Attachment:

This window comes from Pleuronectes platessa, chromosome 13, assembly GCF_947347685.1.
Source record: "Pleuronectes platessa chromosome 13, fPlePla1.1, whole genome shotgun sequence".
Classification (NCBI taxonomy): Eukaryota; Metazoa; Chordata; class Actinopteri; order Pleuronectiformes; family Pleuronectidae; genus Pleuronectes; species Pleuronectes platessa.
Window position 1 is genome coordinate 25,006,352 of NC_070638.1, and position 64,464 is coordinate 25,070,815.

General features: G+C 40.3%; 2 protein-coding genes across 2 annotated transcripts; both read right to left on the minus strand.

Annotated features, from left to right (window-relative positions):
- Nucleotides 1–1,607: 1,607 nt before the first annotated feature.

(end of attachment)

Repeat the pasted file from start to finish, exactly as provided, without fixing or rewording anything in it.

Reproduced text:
This window comes from Pleuronectes platessa, chromosome 13, assembly GCF_947347685.1.
Source record: "Pleuronectes platessa chromosome 13, fPlePla1.1, whole genome shotgun sequence".
Classification (NCBI taxonomy): Eukaryota; Metazoa; Chordata; class Actinopteri; order Pleuronectiformes; family Pleuronectidae; genus Pleuronectes; species Pleuronectes platessa.
Window position 1 is genome coordinate 25,006,352 of NC_070638.1, and position 64,464 is coordinate 25,070,815.

General features: G+C 40.3%; 2 protein-coding genes across 2 annotated transcripts; both read right to left on the minus strand.

Annotated features, from left to right (window-relative positions):
- Nucleotides 1–1,607: 1,607 nt before the first annotated feature.